‘Not Me, Us’ Was Not Just A Slogan, And Bernie Sanders Is Not A ‘Sell Out’
Bernie Sanders is not a sell out.

‘Not Me, Us’ Was Not Just A Slogan, And Bernie Sanders Is Not A ‘Sell Out’

Some Bernie supporters are calling Senator Sanders a sell out for endorsing Clinton. Some saw the White House as the primary end goal. Some say that Sanders’ all-strings-attached endorsement of the establishment candidate means that he was conning us the whole time. If that’s the case, his con job started before last summer.

His con job started in the early ’60s when he began his intricate web of deceit as a civil rights protest organizer for the Congress of Racial Equality and the Student Nonviolent Coordinating Committee. Perhaps the most clever of his manipulations was 25 years ago when Bernie spoke against the Gulf War before a near-empty Congress. Sure, his co-workers ignored him for years. Americans barely recognized his existence, but now, less than two weeks before the 2016 Democratic National Convention, the joke is on us. Right?

He probably thought he was pretty clever in his apparently carefully devised long-term plan to sell out the American public when he alone stood up to Alan Greenspan 13 years ago, as the powerful Chairman of the Federal Reserve smugly glared back at him in mockery. Right?

We were all played the fool when the so-called conniving 74-year-old Senator from Vermont dashed around the country, wearing the same suit at multiple events each day, imploring us to stand up and fight for ourselves and our own best interests. All the while, he was part of the establishment, waiting to sell us out and deliver us to Clinton on a $27 Tupperware platter. Right?

All this talk of Bernie selling out or conning the public is ridiculous. Complain all you want that it appears at this juncture as though he won’t run independently (I’m not happy about it either), but he didn’t just orchestrate the best pro-establishment hoax of our time, and he certainly didn’t sell out, unless trading a stipulated endorsement for the most progressive platform in Democratic history is the new definition of selling out.

The media wasn’t giving Senator Sanders much coverage last year when he started his campaign, but when Sanders declared his presidential intentions, the issues took supreme precedence over his own presidency.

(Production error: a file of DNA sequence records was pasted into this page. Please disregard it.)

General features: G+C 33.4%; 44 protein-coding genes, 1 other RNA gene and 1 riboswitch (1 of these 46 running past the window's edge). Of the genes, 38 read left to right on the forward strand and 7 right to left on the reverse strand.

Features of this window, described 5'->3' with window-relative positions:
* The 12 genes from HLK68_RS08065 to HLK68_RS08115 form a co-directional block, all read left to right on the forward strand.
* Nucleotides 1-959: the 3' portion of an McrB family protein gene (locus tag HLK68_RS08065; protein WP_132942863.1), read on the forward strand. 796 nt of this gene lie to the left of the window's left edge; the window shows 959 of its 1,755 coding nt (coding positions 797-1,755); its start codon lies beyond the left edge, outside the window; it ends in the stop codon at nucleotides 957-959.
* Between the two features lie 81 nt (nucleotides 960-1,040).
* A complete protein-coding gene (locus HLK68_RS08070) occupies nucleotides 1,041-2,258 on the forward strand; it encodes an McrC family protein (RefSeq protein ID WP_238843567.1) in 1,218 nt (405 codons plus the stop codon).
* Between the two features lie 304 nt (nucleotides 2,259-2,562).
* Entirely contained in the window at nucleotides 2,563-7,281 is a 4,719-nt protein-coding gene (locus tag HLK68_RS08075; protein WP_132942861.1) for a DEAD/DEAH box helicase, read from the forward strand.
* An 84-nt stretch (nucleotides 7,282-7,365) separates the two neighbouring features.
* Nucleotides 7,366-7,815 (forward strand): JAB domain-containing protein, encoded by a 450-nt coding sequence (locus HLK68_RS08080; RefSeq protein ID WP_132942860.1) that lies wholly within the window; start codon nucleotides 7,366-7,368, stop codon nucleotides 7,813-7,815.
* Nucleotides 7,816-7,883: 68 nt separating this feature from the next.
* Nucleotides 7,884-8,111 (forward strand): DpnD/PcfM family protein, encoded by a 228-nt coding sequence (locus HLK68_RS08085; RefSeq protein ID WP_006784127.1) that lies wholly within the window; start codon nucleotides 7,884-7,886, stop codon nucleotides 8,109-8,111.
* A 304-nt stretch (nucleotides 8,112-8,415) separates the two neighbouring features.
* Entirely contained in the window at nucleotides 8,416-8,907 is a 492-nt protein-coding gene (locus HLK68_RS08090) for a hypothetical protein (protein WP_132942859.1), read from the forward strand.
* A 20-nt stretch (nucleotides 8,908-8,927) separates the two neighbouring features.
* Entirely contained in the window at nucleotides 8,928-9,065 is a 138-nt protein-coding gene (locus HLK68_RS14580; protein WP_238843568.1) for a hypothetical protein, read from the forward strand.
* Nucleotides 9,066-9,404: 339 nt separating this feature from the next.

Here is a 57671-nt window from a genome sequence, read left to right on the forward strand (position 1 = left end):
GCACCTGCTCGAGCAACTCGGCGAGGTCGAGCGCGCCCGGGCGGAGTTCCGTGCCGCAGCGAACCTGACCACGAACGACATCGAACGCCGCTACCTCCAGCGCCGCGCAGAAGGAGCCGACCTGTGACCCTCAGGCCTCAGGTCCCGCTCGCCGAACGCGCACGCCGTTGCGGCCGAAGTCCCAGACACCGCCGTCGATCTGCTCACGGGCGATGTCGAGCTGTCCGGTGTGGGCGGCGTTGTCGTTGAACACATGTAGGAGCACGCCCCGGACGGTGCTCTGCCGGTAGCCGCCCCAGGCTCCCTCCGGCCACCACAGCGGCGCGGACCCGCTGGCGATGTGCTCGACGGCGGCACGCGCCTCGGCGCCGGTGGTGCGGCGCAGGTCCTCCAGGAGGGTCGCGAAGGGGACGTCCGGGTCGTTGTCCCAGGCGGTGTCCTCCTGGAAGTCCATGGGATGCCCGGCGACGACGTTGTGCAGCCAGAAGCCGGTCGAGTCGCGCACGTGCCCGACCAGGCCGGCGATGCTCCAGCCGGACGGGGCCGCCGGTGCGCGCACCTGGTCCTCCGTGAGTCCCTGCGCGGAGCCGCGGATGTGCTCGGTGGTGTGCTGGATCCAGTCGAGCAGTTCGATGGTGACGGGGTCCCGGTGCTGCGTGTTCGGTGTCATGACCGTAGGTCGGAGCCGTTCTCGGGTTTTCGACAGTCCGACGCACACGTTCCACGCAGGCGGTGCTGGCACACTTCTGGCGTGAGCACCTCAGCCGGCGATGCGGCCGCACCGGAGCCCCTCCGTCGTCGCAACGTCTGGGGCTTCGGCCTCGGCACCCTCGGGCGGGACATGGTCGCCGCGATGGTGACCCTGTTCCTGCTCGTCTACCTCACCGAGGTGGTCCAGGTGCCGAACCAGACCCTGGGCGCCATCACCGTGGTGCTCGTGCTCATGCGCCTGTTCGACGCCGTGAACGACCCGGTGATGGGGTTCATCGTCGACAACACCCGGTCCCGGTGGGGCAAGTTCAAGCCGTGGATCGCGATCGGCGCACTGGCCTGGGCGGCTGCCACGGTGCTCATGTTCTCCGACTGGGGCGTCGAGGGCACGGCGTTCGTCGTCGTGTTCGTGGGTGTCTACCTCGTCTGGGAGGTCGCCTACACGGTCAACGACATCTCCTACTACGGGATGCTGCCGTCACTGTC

In May of 2015, Bernie stood on the shore of Lake Champlain and made a campaign promise.

“Here is my promise to you for this campaign. Not only will I fight to protect the working families of this country, but we’re going to build a movement of millions of Americans who are prepared to stand up and fight back.”

As Sanders announced his intention for his presidential campaign, he was upfront.

“Let’s be clear. This campaign is not about Bernie Sanders,” Sanders said. “This campaign is about the needs of the American people, and the ideas and proposals that effectively address those needs.”

“This is not about Bernie Sanders,” the gentleman from Vermont said to a mere 1,000 people in June 2015, a month after announcing his presidential bid. “The only way we win and transform America is when millions of people stand up as you’re doing today and say, ‘Enough is enough. This country belongs to all of us and not a handful of billionaires.'”

The fight ahead, he told the tiny crowd, which was considered impressive for such a fringe candidate at the time, “Is about you.”

A month later, he drew a crowd of nearly 10,000 with his message meant to incite millions of us to take our nation back.

“This campaign is not about Bernie Sanders, it is not about Hillary Clinton, it is not about anyone else, it is about you,” Sanders said, again in Madison, Wisconsin.

That was the night that CNN declared that Sanders’ “long-shot campaign got real.”

Yes, on Tuesday, Bernie Sanders endorsed Hillary Clinton. He endorsed her after the number of pledged delegates, coupled with the number of superdelegates, indicated that the former Secretary of State would win enough total delegates to earn her the nomination during the first round of voting at the convention.

“Today, I endorsed Hillary Clinton to be our next president,” Sanders wrote to his supporters using Medium. “I know that some of you will be disappointed with that decision. But I believe that, at this moment, our country, our values, and our common vision for a transformed America, are best served by the defeat of Donald Trump and the election of Hillary Clinton.”